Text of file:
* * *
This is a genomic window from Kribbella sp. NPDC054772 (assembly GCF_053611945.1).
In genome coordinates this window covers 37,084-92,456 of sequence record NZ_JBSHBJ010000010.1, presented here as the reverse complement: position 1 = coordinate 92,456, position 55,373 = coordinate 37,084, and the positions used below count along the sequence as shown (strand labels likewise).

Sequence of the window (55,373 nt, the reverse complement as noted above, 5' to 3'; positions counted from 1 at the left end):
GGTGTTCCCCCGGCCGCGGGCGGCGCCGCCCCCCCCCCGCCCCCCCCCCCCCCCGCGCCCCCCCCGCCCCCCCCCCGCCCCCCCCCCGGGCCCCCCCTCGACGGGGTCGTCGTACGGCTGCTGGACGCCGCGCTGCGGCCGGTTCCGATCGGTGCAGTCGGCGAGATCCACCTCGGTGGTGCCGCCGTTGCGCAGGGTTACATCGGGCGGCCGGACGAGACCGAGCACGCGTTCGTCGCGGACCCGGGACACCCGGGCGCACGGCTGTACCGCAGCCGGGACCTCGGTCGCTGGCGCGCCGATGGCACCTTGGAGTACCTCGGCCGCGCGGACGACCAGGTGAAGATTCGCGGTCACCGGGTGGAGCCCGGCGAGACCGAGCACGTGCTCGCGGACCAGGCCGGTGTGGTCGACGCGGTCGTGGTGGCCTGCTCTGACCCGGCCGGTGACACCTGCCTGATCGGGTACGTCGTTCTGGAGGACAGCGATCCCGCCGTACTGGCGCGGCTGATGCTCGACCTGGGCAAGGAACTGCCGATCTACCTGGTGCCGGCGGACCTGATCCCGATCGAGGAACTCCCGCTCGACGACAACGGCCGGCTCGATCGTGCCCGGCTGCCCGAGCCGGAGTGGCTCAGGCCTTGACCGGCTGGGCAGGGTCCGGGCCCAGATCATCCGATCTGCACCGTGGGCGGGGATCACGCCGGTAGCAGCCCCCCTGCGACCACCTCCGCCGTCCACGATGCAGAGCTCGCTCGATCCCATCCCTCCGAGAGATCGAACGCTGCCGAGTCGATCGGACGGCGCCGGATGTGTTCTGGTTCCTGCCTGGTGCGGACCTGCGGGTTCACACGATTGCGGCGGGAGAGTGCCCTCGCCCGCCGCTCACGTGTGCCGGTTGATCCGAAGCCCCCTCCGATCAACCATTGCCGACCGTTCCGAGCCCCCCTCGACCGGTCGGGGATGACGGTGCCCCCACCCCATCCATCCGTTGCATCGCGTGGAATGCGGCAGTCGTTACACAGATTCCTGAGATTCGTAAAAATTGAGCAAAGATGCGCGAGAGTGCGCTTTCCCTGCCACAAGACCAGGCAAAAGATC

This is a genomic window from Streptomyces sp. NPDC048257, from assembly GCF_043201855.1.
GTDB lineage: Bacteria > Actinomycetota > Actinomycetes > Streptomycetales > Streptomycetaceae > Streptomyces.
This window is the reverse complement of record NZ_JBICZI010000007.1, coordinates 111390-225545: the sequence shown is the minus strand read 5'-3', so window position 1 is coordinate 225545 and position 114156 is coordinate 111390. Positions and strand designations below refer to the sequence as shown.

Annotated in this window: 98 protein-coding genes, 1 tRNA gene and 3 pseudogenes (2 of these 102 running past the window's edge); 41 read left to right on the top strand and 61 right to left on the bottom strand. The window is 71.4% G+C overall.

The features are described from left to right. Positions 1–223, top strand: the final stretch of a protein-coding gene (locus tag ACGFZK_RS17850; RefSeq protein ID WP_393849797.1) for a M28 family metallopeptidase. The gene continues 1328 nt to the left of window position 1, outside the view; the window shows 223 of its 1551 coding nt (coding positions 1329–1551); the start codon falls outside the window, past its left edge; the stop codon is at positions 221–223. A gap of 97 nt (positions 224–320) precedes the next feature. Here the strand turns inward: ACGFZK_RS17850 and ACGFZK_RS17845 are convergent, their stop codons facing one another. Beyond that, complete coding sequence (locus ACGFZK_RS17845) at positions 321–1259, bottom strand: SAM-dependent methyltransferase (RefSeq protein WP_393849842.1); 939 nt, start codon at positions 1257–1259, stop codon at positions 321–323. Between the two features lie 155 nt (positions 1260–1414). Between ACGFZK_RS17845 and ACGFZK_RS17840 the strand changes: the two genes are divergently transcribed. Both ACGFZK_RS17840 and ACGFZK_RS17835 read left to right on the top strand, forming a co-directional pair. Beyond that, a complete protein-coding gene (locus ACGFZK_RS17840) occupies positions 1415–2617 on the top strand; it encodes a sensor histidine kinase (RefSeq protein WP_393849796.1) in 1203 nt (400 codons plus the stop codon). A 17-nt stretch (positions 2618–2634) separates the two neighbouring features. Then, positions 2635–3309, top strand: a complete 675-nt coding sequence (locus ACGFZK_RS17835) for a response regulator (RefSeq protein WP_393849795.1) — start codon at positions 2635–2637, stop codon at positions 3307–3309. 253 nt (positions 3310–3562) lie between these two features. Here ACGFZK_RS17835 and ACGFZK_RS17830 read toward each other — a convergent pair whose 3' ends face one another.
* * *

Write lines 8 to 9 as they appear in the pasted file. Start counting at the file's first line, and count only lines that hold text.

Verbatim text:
Annotated in this window: 98 protein-coding genes, 1 tRNA gene and 3 pseudogenes (2 of these 102 running past the window's edge); 41 read left to right on the top strand and 61 right to left on the bottom strand. The window is 71.4% G+C overall.

The features are described from left to right. Positions 1–223, top strand: the final stretch of a protein-coding gene (locus tag ACGFZK_RS17850; RefSeq protein ID WP_393849797.1) for a M28 family metallopeptidase. The gene continues 1328 nt to the left of window position 1, outside the view; the window shows 223 of its 1551 coding nt (coding positions 1329–1551); the start codon falls outside the window, past its left edge; the stop codon is at positions 221–223. A gap of 97 nt (positions 224–320) precedes the next feature. Here the strand turns inward: ACGFZK_RS17850 and ACGFZK_RS17845 are convergent, their stop codons facing one another. Beyond that, complete coding sequence (locus ACGFZK_RS17845) at positions 321–1259, bottom strand: SAM-dependent methyltransferase (RefSeq protein WP_393849842.1); 939 nt, start codon at positions 1257–1259, stop codon at positions 321–323. Between the two features lie 155 nt (positions 1260–1414). Between ACGFZK_RS17845 and ACGFZK_RS17840 the strand changes: the two genes are divergently transcribed. Both ACGFZK_RS17840 and ACGFZK_RS17835 read left to right on the top strand, forming a co-directional pair. Beyond that, a complete protein-coding gene (locus ACGFZK_RS17840) occupies positions 1415–2617 on the top strand; it encodes a sensor histidine kinase (RefSeq protein WP_393849796.1) in 1203 nt (400 codons plus the stop codon). A 17-nt stretch (positions 2618–2634) separates the two neighbouring features. Then, positions 2635–3309, top strand: a complete 675-nt coding sequence (locus ACGFZK_RS17835) for a response regulator (RefSeq protein WP_393849795.1) — start codon at positions 2635–2637, stop codon at positions 3307–3309. 253 nt (positions 3310–3562) lie between these two features. Here ACGFZK_RS17835 and ACGFZK_RS17830 read toward each other — a convergent pair whose 3' ends face one another.